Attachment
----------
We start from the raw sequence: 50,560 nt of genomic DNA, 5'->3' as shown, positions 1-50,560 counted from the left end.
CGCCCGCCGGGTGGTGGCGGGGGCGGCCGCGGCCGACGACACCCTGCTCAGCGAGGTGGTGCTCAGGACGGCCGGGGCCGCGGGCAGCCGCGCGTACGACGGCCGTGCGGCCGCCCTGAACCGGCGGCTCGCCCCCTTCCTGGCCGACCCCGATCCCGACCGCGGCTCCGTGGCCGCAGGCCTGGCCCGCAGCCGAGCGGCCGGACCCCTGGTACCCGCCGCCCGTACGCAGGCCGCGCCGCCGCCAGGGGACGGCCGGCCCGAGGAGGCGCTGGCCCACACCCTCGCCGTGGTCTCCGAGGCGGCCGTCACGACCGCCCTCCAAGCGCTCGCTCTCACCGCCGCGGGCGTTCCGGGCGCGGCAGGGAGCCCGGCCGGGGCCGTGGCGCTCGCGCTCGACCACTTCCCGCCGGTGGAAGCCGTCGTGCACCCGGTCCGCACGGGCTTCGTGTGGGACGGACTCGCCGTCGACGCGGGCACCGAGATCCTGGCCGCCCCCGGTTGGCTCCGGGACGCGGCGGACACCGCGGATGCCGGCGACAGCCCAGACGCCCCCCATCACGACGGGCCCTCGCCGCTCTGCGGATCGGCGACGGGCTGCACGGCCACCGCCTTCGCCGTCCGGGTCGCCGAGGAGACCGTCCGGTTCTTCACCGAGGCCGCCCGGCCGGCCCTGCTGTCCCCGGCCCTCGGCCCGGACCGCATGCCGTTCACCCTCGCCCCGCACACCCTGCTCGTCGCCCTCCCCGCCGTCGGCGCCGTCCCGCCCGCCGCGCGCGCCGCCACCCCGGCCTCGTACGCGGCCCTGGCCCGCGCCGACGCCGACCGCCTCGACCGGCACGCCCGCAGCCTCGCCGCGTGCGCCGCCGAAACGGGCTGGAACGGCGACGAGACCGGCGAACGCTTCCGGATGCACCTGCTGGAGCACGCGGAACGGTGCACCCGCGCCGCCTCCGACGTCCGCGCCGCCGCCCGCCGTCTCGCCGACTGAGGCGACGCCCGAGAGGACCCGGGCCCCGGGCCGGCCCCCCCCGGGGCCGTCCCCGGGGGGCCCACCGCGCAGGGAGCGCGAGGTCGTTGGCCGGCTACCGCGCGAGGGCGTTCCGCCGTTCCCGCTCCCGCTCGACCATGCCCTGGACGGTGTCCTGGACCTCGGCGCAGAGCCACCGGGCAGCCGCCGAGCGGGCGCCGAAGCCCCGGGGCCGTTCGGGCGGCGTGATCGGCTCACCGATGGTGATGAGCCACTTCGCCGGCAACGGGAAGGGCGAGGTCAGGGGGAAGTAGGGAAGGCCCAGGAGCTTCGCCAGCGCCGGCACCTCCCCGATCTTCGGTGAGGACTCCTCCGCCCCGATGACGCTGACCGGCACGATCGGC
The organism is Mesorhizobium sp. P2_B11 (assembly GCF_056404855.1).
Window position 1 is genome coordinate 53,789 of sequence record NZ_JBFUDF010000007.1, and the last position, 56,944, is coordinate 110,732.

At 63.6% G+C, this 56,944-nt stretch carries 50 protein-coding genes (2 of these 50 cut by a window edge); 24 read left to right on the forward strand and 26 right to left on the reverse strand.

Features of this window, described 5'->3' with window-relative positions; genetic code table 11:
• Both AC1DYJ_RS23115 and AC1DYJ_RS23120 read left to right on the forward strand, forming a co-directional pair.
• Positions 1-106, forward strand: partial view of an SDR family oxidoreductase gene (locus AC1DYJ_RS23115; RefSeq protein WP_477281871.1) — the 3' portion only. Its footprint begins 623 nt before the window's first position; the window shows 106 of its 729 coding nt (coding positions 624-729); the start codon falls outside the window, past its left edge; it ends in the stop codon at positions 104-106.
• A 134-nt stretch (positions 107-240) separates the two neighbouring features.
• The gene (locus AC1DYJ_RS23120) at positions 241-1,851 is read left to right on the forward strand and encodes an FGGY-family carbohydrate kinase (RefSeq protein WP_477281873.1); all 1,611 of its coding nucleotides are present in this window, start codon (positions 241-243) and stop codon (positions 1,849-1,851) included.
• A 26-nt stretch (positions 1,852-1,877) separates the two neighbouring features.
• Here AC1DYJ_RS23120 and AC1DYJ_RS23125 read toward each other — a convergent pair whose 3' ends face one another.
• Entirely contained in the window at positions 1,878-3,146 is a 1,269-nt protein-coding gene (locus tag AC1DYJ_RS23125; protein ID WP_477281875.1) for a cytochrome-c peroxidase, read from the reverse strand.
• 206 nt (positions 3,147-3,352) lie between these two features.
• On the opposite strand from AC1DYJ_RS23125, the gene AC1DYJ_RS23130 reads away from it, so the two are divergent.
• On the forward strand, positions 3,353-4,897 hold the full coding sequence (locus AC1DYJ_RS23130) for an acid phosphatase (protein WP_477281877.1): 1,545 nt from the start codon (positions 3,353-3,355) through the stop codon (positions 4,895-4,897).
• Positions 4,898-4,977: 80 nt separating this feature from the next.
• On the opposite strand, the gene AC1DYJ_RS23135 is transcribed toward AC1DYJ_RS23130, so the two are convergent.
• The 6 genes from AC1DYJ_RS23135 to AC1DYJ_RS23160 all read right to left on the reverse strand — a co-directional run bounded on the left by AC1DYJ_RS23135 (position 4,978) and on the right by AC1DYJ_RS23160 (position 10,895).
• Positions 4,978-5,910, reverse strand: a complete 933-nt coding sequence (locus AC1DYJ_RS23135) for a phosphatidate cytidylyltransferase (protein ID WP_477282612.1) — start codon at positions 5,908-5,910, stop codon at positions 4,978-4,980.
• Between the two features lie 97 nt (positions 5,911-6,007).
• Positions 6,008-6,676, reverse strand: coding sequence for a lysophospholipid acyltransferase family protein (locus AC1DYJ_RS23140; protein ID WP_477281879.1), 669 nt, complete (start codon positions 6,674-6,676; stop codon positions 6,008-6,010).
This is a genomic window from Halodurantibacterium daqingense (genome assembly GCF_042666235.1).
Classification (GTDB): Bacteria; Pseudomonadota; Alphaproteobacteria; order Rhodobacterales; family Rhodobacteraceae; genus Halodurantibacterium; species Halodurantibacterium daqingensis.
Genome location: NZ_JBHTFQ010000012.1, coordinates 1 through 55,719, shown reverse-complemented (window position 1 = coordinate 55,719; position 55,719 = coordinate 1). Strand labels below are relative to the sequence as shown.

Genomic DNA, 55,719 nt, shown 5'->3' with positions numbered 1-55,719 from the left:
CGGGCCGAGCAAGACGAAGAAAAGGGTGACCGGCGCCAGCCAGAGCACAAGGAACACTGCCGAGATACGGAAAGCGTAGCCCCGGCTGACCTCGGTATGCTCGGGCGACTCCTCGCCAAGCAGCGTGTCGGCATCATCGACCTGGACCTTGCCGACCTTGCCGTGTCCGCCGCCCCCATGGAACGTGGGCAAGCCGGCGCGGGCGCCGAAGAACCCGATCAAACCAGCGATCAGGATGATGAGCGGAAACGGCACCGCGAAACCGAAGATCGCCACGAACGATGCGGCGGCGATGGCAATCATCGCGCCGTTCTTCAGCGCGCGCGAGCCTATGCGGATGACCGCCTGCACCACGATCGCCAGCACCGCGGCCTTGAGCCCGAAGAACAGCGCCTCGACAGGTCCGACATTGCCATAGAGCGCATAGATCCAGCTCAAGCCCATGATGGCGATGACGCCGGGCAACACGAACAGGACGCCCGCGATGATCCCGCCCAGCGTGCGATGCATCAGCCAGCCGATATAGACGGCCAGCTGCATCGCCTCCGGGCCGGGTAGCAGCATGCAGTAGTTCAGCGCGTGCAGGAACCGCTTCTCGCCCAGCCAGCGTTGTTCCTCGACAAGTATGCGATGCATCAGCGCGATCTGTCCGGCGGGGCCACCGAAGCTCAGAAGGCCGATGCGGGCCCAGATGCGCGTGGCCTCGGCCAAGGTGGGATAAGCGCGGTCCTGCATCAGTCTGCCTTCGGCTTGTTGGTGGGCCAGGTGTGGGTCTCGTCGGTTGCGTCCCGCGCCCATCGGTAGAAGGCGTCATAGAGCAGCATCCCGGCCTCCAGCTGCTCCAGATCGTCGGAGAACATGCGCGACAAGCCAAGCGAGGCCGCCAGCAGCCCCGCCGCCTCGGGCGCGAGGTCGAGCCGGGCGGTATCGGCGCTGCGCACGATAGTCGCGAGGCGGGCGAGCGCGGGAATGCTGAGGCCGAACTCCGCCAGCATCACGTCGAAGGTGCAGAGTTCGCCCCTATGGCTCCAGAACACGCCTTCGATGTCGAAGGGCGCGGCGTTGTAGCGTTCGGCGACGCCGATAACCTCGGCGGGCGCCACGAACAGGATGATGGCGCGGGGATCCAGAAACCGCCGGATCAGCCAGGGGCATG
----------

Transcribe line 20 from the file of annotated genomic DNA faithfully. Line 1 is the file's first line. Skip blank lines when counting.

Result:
• Positions 4,978-5,910, reverse strand: a complete 933-nt coding sequence (locus AC1DYJ_RS23135) for a phosphatidate cytidylyltransferase (protein ID WP_477282612.1) — start codon at positions 5,908-5,910, stop codon at positions 4,978-4,980.